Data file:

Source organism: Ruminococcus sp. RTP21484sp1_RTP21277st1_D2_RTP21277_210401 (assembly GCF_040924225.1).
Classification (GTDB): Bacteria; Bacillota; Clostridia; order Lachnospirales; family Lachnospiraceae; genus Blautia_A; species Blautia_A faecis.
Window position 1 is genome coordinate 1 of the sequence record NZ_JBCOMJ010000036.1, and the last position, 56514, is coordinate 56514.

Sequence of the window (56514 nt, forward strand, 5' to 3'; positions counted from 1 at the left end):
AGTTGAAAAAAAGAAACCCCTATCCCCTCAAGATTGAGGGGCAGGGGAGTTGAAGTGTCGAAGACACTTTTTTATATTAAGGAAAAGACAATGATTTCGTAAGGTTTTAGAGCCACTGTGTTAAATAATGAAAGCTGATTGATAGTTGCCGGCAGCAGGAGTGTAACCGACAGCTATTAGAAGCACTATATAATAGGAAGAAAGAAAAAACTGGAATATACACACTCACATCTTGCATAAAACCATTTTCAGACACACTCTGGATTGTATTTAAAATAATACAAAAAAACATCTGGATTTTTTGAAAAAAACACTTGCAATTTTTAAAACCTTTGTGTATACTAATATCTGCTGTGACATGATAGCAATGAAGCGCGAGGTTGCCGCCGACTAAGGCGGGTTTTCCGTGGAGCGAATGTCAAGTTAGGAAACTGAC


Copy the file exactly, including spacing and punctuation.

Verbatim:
Source organism: Ruminococcus sp. RTP21484sp1_RTP21277st1_D2_RTP21277_210401 (assembly GCF_040924225.1).
Classification (GTDB): Bacteria; Bacillota; Clostridia; order Lachnospirales; family Lachnospiraceae; genus Blautia_A; species Blautia_A faecis.
Window position 1 is genome coordinate 1 of the sequence record NZ_JBCOMJ010000036.1, and the last position, 56514, is coordinate 56514.

Sequence of the window (56514 nt, forward strand, 5' to 3'; positions counted from 1 at the left end):
AGTTGAAAAAAAGAAACCCCTATCCCCTCAAGATTGAGGGGCAGGGGAGTTGAAGTGTCGAAGACACTTTTTTATATTAAGGAAAAGACAATGATTTCGTAAGGTTTTAGAGCCACTGTGTTAAATAATGAAAGCTGATTGATAGTTGCCGGCAGCAGGAGTGTAACCGACAGCTATTAGAAGCACTATATAATAGGAAGAAAGAAAAAACTGGAATATACACACTCACATCTTGCATAAAACCATTTTCAGACACACTCTGGATTGTATTTAAAATAATACAAAAAAACATCTGGATTTTTTGAAAAAAACACTTGCAATTTTTAAAACCTTTGTGTATACTAATATCTGCTGTGACATGATAGCAATGAAGCGCGAGGTTGCCGCCGACTAAGGCGGGTTTTCCGTGGAGCGAATGTCAAGTTAGGAAACTGAC